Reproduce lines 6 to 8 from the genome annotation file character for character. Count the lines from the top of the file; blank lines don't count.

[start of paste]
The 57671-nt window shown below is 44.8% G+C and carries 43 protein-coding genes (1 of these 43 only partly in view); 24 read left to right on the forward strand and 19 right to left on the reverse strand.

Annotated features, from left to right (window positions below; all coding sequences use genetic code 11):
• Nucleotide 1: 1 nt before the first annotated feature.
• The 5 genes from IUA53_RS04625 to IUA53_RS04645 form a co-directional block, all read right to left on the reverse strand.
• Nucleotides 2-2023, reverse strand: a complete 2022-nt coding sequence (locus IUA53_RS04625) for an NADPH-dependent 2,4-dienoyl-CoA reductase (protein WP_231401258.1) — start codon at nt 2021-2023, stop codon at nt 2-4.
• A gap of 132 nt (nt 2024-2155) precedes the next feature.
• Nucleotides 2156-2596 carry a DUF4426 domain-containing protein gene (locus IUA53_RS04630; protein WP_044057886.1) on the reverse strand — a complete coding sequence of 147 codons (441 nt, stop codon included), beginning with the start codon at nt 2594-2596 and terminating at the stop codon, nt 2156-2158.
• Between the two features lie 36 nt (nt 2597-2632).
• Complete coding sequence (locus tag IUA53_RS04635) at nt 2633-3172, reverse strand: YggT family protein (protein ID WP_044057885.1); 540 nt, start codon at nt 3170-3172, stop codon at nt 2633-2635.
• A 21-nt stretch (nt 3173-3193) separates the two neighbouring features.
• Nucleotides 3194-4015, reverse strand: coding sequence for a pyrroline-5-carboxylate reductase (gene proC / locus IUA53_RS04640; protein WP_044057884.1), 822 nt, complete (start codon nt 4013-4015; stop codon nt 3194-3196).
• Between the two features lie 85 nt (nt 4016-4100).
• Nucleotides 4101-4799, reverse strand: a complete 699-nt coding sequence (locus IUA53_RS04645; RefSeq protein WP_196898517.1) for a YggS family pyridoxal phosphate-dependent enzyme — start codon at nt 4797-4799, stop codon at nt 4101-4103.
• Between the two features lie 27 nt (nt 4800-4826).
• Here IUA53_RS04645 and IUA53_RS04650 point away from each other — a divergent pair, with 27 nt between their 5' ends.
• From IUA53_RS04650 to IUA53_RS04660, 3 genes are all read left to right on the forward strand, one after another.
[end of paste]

• A gap of 132 nt (nt 2024-2155) precedes the next feature.
• Nucleotides 2156-2596 carry a DUF4426 domain-containing protein gene (locus IUA53_RS04630; protein WP_044057886.1) on the reverse strand — a complete coding sequence of 147 codons (441 nt, stop codon included), beginning with the start codon at nt 2594-2596 and terminating at the stop codon, nt 2156-2158.
• Between the two features lie 36 nt (nt 2597-2632).